As for those God-like brothers, Rogan and Severn, I think it's further proof of the heroine's simplicity that she could idolize them at all. While these are the "good guys", they are incredibly boorish and proud, and these traits are exalted as the masculine ideal. Severn is portrayed as manly and clever because, after a noblewoman he's courting makes a fool of him, he throws her over his knee and spanks her in the middle of a dining hall. This is, of course, completely fine because the woman in question is too clever for her own good. Severn is revered for teaching her a lesson. I understand this is a historical novel and that gender roles were far different then, but it's the way scenes like the one described above are presented that bother me. Not that the event took place, but that the (likely female) reader is supposed to agree that the uppity noblewoman got what she deserved.

Then there is the hero, Tearle. Tearle is the oddest man/woman hybrid I've ever read and, granted, this is a book in which the heroine has spent her entire life disguised as a boy. In addition to being big, brawny, and the most skilled at war games, Tearle is also more refined than even the grandest of ladies. In one scene he's being trampled by a horse to protect his lady love, and in the next he's explaining to her the finer features of rose-scented silk gloves. I'm sorry, there's a disconnect there somewhere.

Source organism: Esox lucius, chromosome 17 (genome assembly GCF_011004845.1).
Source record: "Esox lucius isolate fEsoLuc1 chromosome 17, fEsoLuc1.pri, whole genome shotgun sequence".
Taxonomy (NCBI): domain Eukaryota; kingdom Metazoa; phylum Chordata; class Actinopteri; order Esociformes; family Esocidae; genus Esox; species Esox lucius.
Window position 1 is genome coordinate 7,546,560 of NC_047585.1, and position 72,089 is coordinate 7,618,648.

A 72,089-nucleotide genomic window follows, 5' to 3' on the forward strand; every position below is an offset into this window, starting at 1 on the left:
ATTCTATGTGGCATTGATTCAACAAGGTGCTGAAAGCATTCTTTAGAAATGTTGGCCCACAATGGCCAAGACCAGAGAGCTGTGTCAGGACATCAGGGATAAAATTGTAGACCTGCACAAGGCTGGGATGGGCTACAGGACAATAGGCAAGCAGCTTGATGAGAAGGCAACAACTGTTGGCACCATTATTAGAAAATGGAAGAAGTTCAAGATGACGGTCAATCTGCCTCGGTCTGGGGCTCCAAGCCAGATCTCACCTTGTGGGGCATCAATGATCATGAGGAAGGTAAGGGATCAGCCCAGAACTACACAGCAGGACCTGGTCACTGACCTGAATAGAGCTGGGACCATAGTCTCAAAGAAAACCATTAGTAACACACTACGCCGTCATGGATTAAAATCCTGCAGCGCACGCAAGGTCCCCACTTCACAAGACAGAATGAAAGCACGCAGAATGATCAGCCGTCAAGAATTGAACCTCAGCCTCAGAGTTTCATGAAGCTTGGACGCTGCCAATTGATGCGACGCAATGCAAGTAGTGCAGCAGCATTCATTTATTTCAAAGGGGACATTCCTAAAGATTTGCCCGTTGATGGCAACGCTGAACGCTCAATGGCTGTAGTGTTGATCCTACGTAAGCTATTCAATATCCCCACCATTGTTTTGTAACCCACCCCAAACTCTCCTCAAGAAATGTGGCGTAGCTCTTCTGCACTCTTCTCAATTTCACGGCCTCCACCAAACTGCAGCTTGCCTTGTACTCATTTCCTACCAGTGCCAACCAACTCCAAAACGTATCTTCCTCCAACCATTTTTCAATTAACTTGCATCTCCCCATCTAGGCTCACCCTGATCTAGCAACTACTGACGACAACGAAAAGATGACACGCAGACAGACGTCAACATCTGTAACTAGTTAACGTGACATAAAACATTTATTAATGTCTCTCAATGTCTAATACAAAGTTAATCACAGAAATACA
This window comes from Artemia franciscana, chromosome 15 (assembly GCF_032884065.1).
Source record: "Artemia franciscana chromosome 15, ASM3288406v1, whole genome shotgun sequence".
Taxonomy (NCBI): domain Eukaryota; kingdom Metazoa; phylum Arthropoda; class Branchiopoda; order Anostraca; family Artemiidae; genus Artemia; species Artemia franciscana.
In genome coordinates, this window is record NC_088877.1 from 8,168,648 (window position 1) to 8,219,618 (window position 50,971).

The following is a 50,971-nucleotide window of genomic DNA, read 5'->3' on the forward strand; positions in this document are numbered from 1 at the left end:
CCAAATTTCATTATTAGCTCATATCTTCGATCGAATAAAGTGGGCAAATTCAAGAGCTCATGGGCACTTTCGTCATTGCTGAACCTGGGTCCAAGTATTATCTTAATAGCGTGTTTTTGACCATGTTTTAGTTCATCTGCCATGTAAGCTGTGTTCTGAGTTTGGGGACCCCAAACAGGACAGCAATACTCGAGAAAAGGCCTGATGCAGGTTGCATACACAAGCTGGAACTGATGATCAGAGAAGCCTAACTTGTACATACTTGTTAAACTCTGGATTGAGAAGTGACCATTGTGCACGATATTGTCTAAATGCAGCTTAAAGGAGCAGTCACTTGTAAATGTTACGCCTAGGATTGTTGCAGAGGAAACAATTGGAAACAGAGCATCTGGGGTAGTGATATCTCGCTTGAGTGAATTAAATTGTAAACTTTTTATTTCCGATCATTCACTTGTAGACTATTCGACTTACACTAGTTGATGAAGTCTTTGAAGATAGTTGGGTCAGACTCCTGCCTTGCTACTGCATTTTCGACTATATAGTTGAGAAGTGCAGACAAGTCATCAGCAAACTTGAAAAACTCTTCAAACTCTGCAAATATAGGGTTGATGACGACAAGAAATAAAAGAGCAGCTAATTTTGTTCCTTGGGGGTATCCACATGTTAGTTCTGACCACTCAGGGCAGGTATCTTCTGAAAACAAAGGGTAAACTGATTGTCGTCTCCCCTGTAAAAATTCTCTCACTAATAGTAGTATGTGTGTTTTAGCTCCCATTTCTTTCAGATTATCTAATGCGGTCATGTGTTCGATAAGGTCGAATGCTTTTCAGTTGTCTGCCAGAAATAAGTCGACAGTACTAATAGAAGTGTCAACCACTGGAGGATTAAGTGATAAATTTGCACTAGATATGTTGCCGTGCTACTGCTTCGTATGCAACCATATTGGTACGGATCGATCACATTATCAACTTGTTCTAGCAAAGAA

In addition to being a master of both might and refinement, Tearle is a peacemaker and a scholar, a poet and musician. He's beautiful in a manly way and the smartest person in the book. He's apparently the total package. So why don't I like this hero? Because in addition to all those fine traits, he's extremely manipulative. He proclaims to detest the emotional games women play, yet he plays them more than anyone else. This is even more reprehensible when you realize the person on the receiving end of these manipulations is Zared, a girl far too dim to realize anything that she isn't beaten over the head with half a dozen times. Overall, the "enlightened" Tearle seems more sexist than the more brutish male characters, because he is manipulative and conniving in his bigotry, where the other men are at least straightforward.

For a romance, much of this book is dedicated to the exploration of hate, with love thrown in as an implausible idea on the part of the slightly effeminate hero. As such, the hate between characters is far more believable than the love is. The HEA is, at best, contrived; it results only from deus ex machina, in this case the paranormal element that I mentioned in the beginning of the review. When a completely happy (and implausible) resolution seems out of reach, the ghost of Zared's grandmother shows up and gives her a riddle (which apparently is important to the entire story, but not mentioned until the end), then leads her to a ledger that spells out everything needed for the HEA. Wonderful. Perfect. Ripoff.

This is an older book (published in 1991), but I am not overly impressed. If all of Deveraux's work is similar to this, I believe I'll be avoiding her novels. If all historicals are like this, I think I'll stick with paranormals.

Rating: 2/5